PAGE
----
Will Expenses Paid with PPP Loans Remain Non-Deductible?

May 04, 2020

By Miri Forster

While a second round of Paycheck Protection Program (PPP) loans are being approved, borrowers have moved their attention to forgiveness under the CARES Act and the lack of clarity surrounding the treatment of expenses reimbursed by PPP loans. On April 30, 2020, the IRS released Notice 2020-32 which provides that expenses reimbursed by a forgiven PPP loan are non-deductible. Immediately following release of the Notice, Senate Finance Committee Chair Chuck Grassley and House Ways and Means Committee Chair Richard Neal expressed concern that the treatment was inconsistent with the PPP’s intent.

Background

Under Section 1106 of the CARES Act, borrowers of a PPP loan are eligible for forgiveness of up to 100% for the costs incurred and payments made during the eight-week period (the “covered period”) after the loan origination date for payroll costs and mortgage interest, rents and utilities. Amounts forgiven are excluded from a borrower’s gross income. The amount of the forgiveness may be reduced if, during the covered period, there are reductions in the number of full-time employees and the wages and salaries of certain employees.  In addition, the CARES Act provides that no more than 25% of the amount forgiven can be attributable to non-payroll costs.  Any of the covered loan that is not forgiven remains outstanding under the terms set forth in Section 1102 of the CARES Act.  See the CARES Act Summary provided by EisnerAmper for further details.

Notice 2020-32

Businesses may claim a deduction under IRC Sec. 162 for ordinary and necessary expenses that are incurred in a trade or business. Generally, rent obligations, utility payments and payroll costs consisting of wages and benefits paid to employees are deductible as ordinary and necessary trade or business expenses.  In addition, IRC Sec. 163 provides a deduction for interest paid or incurred on a mortgage obligation of a trade or business. However, IRC Sec. 161 provides that deductions for trade or business expenses and mortgage interest may be subject to certain exceptions.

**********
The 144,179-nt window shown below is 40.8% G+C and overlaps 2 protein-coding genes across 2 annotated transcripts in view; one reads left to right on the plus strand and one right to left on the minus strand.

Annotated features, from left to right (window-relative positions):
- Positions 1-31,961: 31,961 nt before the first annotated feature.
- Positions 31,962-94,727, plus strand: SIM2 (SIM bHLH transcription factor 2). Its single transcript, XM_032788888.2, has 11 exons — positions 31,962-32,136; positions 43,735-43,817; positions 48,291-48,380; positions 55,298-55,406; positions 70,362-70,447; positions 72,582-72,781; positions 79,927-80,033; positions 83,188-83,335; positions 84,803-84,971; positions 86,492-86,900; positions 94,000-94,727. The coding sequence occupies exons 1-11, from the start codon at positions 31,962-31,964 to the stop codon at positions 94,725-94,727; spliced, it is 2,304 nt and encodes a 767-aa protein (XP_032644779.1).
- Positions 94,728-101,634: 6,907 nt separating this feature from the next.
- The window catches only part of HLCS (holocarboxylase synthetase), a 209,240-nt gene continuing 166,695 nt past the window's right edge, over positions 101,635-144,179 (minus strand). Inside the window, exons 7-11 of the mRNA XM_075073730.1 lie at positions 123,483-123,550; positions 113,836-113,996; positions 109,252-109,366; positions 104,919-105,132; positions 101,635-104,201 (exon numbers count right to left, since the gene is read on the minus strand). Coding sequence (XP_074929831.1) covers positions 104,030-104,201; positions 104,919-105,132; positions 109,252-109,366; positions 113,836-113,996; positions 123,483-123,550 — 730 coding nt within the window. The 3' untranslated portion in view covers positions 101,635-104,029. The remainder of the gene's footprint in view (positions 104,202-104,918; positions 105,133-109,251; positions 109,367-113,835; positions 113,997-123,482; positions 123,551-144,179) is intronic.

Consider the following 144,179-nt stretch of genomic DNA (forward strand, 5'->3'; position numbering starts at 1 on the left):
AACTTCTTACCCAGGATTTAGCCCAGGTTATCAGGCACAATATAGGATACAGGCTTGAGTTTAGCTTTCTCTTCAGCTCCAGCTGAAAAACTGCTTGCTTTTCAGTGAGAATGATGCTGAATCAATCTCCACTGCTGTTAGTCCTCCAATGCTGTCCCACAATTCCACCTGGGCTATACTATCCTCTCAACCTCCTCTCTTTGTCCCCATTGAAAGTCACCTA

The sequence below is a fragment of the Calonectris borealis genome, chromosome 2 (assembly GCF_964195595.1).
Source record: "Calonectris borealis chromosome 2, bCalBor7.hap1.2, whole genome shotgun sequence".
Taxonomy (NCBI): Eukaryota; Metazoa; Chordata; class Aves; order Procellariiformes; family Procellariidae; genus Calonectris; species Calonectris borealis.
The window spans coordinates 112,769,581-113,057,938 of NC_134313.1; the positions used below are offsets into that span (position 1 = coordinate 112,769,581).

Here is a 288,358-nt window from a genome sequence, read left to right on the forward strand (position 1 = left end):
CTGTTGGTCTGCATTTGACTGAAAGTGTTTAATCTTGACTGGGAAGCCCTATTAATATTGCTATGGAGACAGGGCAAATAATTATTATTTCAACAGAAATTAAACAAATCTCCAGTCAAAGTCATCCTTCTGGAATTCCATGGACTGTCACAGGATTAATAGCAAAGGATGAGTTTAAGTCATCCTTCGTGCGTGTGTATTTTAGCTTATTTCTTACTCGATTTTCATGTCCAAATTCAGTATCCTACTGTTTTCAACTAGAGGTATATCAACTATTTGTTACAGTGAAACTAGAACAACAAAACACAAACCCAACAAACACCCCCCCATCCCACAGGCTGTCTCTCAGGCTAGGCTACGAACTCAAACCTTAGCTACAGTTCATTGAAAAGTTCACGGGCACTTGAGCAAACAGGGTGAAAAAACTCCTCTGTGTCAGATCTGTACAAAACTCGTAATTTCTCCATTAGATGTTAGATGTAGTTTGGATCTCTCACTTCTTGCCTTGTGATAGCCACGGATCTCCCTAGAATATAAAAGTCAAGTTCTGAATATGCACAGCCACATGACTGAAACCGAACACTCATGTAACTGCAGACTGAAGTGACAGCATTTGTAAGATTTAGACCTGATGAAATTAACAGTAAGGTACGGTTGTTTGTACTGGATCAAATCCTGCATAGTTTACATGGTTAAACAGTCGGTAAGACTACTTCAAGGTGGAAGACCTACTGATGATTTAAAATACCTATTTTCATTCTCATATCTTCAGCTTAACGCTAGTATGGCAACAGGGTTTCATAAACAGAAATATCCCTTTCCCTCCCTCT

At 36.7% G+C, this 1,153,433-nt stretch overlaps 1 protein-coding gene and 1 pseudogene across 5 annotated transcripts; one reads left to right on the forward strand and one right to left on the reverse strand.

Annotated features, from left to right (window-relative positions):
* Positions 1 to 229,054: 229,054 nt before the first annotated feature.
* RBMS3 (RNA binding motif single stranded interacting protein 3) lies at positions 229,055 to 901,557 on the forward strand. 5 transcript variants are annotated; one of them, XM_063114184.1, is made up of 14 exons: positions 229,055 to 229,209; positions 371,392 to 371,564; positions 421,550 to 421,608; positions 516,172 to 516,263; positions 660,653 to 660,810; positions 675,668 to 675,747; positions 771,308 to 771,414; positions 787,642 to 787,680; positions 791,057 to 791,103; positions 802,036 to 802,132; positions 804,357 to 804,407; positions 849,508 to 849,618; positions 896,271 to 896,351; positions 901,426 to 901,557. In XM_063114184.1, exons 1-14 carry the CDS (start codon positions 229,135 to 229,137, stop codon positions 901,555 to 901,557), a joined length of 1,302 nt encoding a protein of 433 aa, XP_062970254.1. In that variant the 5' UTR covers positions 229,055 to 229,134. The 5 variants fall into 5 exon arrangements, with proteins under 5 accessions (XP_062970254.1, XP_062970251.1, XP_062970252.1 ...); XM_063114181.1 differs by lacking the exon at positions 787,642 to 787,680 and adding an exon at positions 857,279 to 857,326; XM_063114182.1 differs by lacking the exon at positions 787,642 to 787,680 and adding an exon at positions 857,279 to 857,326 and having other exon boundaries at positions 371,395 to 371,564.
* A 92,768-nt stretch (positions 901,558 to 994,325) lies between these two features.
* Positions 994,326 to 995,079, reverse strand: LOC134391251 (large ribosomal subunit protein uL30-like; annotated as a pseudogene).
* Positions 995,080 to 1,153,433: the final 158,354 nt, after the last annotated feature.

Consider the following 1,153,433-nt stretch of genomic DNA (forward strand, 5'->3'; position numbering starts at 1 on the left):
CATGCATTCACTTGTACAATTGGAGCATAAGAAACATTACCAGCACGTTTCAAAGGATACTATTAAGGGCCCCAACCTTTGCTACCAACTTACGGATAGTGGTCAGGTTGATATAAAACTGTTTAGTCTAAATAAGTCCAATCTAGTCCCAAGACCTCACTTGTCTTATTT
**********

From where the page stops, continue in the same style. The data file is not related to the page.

Specifically, IRC Sec. 265(a)(1) and the accompanying treasury regulations disallow a deduction for an amount otherwise allowable as a deduction to the extent it is allocable to one or more classes of income other than interest (whether or not any amount of income of that class or classes is received or accrued) wholly exempt from federal income tax. The term “class of exempt income” is defined as any class of income (whether or not any amount of income of such class is received or accrued) that is either wholly excluded from gross income or wholly exempt from federal income taxes. The purpose of IRC Sec. 265 is to prevent a double tax benefit.

According to Notice 2020-32, IRC Sec. 265(a)(1) applies to tax exempt income “earmarked for a specific purpose and deductions are incurred in carrying out that purpose. In such event, it is proper to conclude that some or all of the deductions are allocable to the tax-exempt income.”  Looking to case law and prior IRS guidance, the IRS concludes that any portion of a PPP loan that is forgiven under the CARES Act is considered a class of exempt income under IRC Sec. 265.  Therefore, expenses reimbursed by the PPP loan for payroll costs or payments of mortgage interest, rents and utilities during the covered period are not deductible by the borrower.

The IRS further supports its conclusion with case law and prior rulings that disallow deductions under IRC Sec. 162 for otherwise deductible payments when a taxpayer receives reimbursement.  Under this alternative theory, the IRS again concludes that the expenses reimbursed by PPP loan proceeds are non-deductible.

Does Notice 2020-32 Minimize the Value of the PPP Loan?

Consider the following example where the borrower ends up paying tax on the forgiven amount in the form of lost tax deductions. 

  • Company A incurs $100,000 of qualified expenses eligible for forgiveness.
  • The forgiveness of the $100,000 of PPP loan is tax free for federal income tax purposes.
  • As a result, Company A loses its deduction for the qualified payroll and overhead that gets forgiven.
  • Accordingly, Company A is in the same position as if the forgiveness were taxable.

Following the release of Notice 2020-32, Senator Chuck Grassley (R-IA) issued a statement that the notice is contrary to the intent of the PPP, which is “to maximize small business’ ability to maintain liquidity, retain their employees and recover from this health crisis as quickly as possible.” Richard Neal (D-MA) indicated that a fix to the above situation could come with the next legislative response to COVID-19. 

As an alternative to the PPP, and given the non-deductible nature of PPP-related expenses, employers may prefer to claim an employee retention credit under the CARES Act.  Taxpayers should continue to consult with their advisors to evaluate the benefits under each of these options.

EisnerAmper will continue to keep you informed of relevant new developments regarding the tax implications of the coronavirus pandemic.

About Miri Forster

Miri Forster is a Principal and Co-Leader of the Tax Controversy Practice.